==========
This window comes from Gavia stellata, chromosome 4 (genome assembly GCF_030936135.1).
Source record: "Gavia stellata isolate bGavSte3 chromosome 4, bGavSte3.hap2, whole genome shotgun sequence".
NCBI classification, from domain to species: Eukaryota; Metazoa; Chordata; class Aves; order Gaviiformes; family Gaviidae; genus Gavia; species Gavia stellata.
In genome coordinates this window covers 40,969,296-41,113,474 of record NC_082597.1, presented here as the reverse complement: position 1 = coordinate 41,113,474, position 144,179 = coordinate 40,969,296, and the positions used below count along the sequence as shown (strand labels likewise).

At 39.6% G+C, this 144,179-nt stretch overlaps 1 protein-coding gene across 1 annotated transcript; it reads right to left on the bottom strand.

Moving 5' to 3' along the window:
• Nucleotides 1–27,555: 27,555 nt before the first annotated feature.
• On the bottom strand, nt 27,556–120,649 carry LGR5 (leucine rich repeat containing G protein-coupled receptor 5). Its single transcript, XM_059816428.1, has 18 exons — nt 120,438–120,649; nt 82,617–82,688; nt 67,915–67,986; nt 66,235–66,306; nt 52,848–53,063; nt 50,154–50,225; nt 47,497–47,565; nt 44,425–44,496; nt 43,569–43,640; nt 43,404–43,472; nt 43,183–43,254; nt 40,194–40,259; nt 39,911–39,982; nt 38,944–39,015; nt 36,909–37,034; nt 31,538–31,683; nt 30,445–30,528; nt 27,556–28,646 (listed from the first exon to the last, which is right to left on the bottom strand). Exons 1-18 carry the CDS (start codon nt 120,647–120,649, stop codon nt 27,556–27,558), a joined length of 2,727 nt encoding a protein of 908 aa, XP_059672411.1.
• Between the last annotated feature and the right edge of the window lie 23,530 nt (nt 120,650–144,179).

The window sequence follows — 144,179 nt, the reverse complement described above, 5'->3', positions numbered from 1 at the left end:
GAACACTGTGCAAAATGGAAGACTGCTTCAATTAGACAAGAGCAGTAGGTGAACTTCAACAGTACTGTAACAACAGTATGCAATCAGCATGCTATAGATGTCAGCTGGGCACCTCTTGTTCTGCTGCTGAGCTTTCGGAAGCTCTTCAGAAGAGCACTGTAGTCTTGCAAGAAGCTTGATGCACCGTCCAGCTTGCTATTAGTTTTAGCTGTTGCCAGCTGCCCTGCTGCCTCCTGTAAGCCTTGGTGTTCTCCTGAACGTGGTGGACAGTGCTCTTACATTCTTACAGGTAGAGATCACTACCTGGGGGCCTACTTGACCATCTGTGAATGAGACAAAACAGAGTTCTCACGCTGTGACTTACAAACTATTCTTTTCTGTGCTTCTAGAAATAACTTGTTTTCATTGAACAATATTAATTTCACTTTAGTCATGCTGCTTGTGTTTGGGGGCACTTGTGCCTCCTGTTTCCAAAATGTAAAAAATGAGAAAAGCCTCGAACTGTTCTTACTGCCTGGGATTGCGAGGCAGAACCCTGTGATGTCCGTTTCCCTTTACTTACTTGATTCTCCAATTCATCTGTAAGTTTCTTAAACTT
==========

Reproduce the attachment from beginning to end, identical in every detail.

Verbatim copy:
This window comes from Gavia stellata, chromosome 4 (genome assembly GCF_030936135.1).
Source record: "Gavia stellata isolate bGavSte3 chromosome 4, bGavSte3.hap2, whole genome shotgun sequence".
NCBI classification, from domain to species: Eukaryota; Metazoa; Chordata; class Aves; order Gaviiformes; family Gaviidae; genus Gavia; species Gavia stellata.
In genome coordinates this window covers 40,969,296-41,113,474 of record NC_082597.1, presented here as the reverse complement: position 1 = coordinate 41,113,474, position 144,179 = coordinate 40,969,296, and the positions used below count along the sequence as shown (strand labels likewise).

At 39.6% G+C, this 144,179-nt stretch overlaps 1 protein-coding gene across 1 annotated transcript; it reads right to left on the bottom strand.

Moving 5' to 3' along the window:
• Nucleotides 1–27,555: 27,555 nt before the first annotated feature.
• On the bottom strand, nt 27,556–120,649 carry LGR5 (leucine rich repeat containing G protein-coupled receptor 5). Its single transcript, XM_059816428.1, has 18 exons — nt 120,438–120,649; nt 82,617–82,688; nt 67,915–67,986; nt 66,235–66,306; nt 52,848–53,063; nt 50,154–50,225; nt 47,497–47,565; nt 44,425–44,496; nt 43,569–43,640; nt 43,404–43,472; nt 43,183–43,254; nt 40,194–40,259; nt 39,911–39,982; nt 38,944–39,015; nt 36,909–37,034; nt 31,538–31,683; nt 30,445–30,528; nt 27,556–28,646 (listed from the first exon to the last, which is right to left on the bottom strand). Exons 1-18 carry the CDS (start codon nt 120,647–120,649, stop codon nt 27,556–27,558), a joined length of 2,727 nt encoding a protein of 908 aa, XP_059672411.1.
• Between the last annotated feature and the right edge of the window lie 23,530 nt (nt 120,650–144,179).

The window sequence follows — 144,179 nt, the reverse complement described above, 5'->3', positions numbered from 1 at the left end:
GAACACTGTGCAAAATGGAAGACTGCTTCAATTAGACAAGAGCAGTAGGTGAACTTCAACAGTACTGTAACAACAGTATGCAATCAGCATGCTATAGATGTCAGCTGGGCACCTCTTGTTCTGCTGCTGAGCTTTCGGAAGCTCTTCAGAAGAGCACTGTAGTCTTGCAAGAAGCTTGATGCACCGTCCAGCTTGCTATTAGTTTTAGCTGTTGCCAGCTGCCCTGCTGCCTCCTGTAAGCCTTGGTGTTCTCCTGAACGTGGTGGACAGTGCTCTTACATTCTTACAGGTAGAGATCACTACCTGGGGGCCTACTTGACCATCTGTGAATGAGACAAAACAGAGTTCTCACGCTGTGACTTACAAACTATTCTTTTCTGTGCTTCTAGAAATAACTTGTTTTCATTGAACAATATTAATTTCACTTTAGTCATGCTGCTTGTGTTTGGGGGCACTTGTGCCTCCTGTTTCCAAAATGTAAAAAATGAGAAAAGCCTCGAACTGTTCTTACTGCCTGGGATTGCGAGGCAGAACCCTGTGATGTCCGTTTCCCTTTACTTACTTGATTCTCCAATTCATCTGTAAGTTTCTTAAACTT